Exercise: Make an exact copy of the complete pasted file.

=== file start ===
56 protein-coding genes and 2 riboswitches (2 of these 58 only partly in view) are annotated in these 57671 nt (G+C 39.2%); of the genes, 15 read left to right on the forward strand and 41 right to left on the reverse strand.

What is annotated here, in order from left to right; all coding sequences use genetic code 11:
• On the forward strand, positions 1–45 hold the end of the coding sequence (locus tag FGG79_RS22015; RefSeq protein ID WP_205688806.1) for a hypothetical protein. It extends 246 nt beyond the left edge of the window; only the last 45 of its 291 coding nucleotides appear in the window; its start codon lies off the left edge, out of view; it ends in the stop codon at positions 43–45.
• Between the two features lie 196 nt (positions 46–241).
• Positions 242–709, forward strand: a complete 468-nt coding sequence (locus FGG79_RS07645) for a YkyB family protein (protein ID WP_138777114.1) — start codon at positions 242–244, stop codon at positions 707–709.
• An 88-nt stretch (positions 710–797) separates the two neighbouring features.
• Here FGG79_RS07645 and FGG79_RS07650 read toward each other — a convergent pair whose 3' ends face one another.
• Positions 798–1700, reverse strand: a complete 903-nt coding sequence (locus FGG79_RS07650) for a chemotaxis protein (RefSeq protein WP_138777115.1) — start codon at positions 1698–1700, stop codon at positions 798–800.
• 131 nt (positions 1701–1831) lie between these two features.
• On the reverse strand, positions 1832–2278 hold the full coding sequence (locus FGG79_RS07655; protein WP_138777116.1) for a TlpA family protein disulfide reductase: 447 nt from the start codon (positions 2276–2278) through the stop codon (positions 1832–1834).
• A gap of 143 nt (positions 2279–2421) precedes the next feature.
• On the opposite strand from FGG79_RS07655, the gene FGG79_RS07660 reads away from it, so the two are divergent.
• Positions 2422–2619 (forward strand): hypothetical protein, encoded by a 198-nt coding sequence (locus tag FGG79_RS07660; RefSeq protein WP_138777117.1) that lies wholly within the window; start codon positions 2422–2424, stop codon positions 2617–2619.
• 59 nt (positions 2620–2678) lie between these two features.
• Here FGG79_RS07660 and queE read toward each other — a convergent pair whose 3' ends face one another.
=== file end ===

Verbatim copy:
56 protein-coding genes and 2 riboswitches (2 of these 58 only partly in view) are annotated in these 57671 nt (G+C 39.2%); of the genes, 15 read left to right on the forward strand and 41 right to left on the reverse strand.

What is annotated here, in order from left to right; all coding sequences use genetic code 11:
• On the forward strand, positions 1–45 hold the end of the coding sequence (locus tag FGG79_RS22015; RefSeq protein ID WP_205688806.1) for a hypothetical protein. It extends 246 nt beyond the left edge of the window; only the last 45 of its 291 coding nucleotides appear in the window; its start codon lies off the left edge, out of view; it ends in the stop codon at positions 43–45.
• Between the two features lie 196 nt (positions 46–241).
• Positions 242–709, forward strand: a complete 468-nt coding sequence (locus FGG79_RS07645) for a YkyB family protein (protein ID WP_138777114.1) — start codon at positions 242–244, stop codon at positions 707–709.
• An 88-nt stretch (positions 710–797) separates the two neighbouring features.
• Here FGG79_RS07645 and FGG79_RS07650 read toward each other — a convergent pair whose 3' ends face one another.
• Positions 798–1700, reverse strand: a complete 903-nt coding sequence (locus FGG79_RS07650) for a chemotaxis protein (RefSeq protein WP_138777115.1) — start codon at positions 1698–1700, stop codon at positions 798–800.
• 131 nt (positions 1701–1831) lie between these two features.
• On the reverse strand, positions 1832–2278 hold the full coding sequence (locus FGG79_RS07655; protein WP_138777116.1) for a TlpA family protein disulfide reductase: 447 nt from the start codon (positions 2276–2278) through the stop codon (positions 1832–1834).
• A gap of 143 nt (positions 2279–2421) precedes the next feature.
• On the opposite strand from FGG79_RS07655, the gene FGG79_RS07660 reads away from it, so the two are divergent.
• Positions 2422–2619 (forward strand): hypothetical protein, encoded by a 198-nt coding sequence (locus tag FGG79_RS07660; RefSeq protein WP_138777117.1) that lies wholly within the window; start codon positions 2422–2424, stop codon positions 2617–2619.
• 59 nt (positions 2620–2678) lie between these two features.
• Here FGG79_RS07660 and queE read toward each other — a convergent pair whose 3' ends face one another.